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Old 02 Nov 2011, 12:46 am
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Default How do you check if a Fuse is blown in a Honda Accord?

Okay, I have a 96 Honda Accord, and I would like to know how you check to see if there is a blown fuse? Right now, my car is not starting at all. There's no power to anything (No lights, no windows, no locks, etc etc.). I had the battery replace, and that lasted less than 24 hours. The car shut down again, again with no power to anything. Naturally, I tried to get my car jumped to force some power into it, but nothing happened. The lights came on dimly, the inside and out, but the car still did not start. We called our local mechanic, and he suggested to check the Fuses to make sure nothing was blown. After explaining to him the symptoms of the car he ruled out the alternator because there was no feedback, and we're still on the fence about the battery because there was no power at all.































Does anybody have any suggestions?















I took the old battery to a car shop and they tested it to see how much juice was left in it. It's well over 75%, but we're getting it charged now as I speak, so I'm somewhat left at what to do. It could be the alternator, but both guys keep telling me it's not because there's no kind of feedback when you try to start the car. I would think, even if it were the alternator I would still be able to turn on my headlights or something, but even that is impossible right now. Everything in the car, to my knowledge is dead. When we put in a different battery though there was a faint clicking sound in the car, if I had my turn-signals on, but again, that didn't last long and nothing started in the end like the first few attempts.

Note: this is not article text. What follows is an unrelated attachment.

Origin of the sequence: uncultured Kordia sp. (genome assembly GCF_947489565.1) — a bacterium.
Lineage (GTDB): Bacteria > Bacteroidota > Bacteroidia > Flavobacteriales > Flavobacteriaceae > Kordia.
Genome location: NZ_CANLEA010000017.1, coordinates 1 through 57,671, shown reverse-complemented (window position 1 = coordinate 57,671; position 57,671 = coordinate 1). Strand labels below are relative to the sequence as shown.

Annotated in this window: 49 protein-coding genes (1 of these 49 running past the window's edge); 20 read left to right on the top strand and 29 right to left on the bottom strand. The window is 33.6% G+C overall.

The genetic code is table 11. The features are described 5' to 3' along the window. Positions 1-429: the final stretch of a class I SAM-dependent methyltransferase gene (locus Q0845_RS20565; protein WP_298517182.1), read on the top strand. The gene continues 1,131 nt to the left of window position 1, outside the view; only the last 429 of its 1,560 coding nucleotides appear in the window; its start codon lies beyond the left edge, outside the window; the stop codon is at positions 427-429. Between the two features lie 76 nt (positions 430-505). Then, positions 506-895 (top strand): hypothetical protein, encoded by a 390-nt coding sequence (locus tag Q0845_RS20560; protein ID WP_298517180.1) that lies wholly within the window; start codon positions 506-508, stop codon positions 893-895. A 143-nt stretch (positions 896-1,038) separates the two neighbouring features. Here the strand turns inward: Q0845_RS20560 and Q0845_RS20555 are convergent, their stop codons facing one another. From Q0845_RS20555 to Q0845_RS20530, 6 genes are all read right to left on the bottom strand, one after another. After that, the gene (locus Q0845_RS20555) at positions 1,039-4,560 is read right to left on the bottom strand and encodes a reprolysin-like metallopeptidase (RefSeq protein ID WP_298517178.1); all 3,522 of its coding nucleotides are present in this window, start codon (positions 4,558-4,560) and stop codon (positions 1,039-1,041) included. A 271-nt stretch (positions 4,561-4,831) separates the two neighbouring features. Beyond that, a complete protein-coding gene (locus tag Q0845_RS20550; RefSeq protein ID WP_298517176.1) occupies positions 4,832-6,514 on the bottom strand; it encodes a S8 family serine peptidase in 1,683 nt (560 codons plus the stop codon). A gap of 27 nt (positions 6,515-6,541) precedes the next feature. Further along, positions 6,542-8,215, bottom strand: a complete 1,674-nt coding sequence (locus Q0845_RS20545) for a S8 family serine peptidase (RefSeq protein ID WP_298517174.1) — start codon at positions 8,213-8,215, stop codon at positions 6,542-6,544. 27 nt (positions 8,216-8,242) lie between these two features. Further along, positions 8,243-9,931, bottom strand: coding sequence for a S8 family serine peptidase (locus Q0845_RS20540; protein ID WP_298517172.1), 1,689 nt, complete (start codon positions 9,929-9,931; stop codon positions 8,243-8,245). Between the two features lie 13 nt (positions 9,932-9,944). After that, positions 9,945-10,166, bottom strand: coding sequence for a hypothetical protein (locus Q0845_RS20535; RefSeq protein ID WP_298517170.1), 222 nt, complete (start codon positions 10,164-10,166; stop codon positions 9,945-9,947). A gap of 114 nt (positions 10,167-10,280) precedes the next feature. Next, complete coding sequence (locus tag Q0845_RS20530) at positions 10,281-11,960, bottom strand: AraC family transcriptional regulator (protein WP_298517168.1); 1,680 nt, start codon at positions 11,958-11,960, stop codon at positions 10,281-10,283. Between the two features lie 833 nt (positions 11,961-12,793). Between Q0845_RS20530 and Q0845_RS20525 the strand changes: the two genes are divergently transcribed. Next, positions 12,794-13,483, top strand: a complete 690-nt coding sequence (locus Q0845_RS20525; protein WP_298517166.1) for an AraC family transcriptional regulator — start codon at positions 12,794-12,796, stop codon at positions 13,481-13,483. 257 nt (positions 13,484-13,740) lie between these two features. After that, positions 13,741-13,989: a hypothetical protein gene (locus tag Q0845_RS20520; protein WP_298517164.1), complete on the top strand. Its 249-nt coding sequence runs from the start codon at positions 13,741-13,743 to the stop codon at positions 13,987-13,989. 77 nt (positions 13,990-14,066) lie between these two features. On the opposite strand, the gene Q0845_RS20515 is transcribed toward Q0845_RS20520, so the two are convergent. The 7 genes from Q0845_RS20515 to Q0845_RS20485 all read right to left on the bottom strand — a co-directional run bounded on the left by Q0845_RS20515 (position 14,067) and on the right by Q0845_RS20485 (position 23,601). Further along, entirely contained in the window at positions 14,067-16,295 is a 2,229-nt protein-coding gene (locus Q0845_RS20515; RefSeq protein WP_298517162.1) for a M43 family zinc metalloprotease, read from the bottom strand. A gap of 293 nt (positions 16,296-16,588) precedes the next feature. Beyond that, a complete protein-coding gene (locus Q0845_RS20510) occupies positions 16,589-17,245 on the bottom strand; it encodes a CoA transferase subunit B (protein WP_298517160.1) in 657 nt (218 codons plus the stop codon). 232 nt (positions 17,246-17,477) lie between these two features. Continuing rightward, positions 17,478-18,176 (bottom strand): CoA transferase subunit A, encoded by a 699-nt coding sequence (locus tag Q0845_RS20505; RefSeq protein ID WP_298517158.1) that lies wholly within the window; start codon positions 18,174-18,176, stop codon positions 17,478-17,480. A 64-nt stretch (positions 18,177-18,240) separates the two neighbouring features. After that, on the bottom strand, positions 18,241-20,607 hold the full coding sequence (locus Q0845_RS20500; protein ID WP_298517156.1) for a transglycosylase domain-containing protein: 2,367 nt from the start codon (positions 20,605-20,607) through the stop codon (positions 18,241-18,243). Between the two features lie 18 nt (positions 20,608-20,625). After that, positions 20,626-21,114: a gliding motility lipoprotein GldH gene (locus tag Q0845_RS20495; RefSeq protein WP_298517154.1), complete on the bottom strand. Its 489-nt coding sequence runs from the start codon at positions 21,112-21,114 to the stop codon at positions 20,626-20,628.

It turns out it wasn't the alternator. I got it checked twice, and each time it passed the test, so that's clean. Thus far, I've ruled out the battery, battery fuse, and alternator. It could be the fuse to the alternator like I suggested, but I'm not sure. Someone suggested the fuse. Does anybody agree?
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Old 02 Nov 2011, 01:01 am
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If the battery is completely dead, many times you can not jump start it. You need to put the battery on a charger. Many times when a battery is too dead you can not jump start the vehicle. Or at the very least you need to leave the vehicle connected to the the jumper cables for 10 minutes or more before attempting to start the dead vehicle to charge the dead battery.































It is highly unlikely this as simple as a blown fuse. I strongly suspect a bad alternator or bad voltage regulator.































Try this. You will need a volt meter set as close to the 24 volt DC range as possible.































First, remove the battery cables and clean them with a wire brush and a mixture of baking soda and water. Inspect the battery terminals for corrosion. If you can not completely remove the corrosion with the wire brush replace the battery cables. When reconnecting the battery cables put a light coat of dielectric grease on the terminal ends and the battery terminals.































Fully charge the battery on battery charger. One of the modern fully automatic microprocessor controlled battery chargers works best. However a manual battery charger will work if this is all you have. With a manual battery charger you will be guessing when the battery is fully charged. From 4 to 6 hours.































Once the battery is fully charged place the leads of the volt meter across the battery terminals. It should read 12 volts. Now start the engine and repeat. The meter should now read between 14 to 16 volts. If it is not between this range your alternator is not charging your battery.































If you are not mechanically inclined, bring the car to a reputable independent mechanic. If you are mechanically inclined proceed to the next step.































Do not arbitrarily replace the alternator. Instead, remove the alternator and bring it to your favorite automotive parts store. Have them bench test your alternator. Most will do this for free. DO not replace the alternator unless it fails testing.
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Old 02 Nov 2011, 01:16 am
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pull each fuse out and look at them. there,s a little wire inside the fuse that burns off when it blows.
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Old 02 Nov 2011, 01:31 am
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when you go buy fuses they sell a little fuse tester its only 1 2 dollars but it has a light so it couldn't get any easier to check fuses
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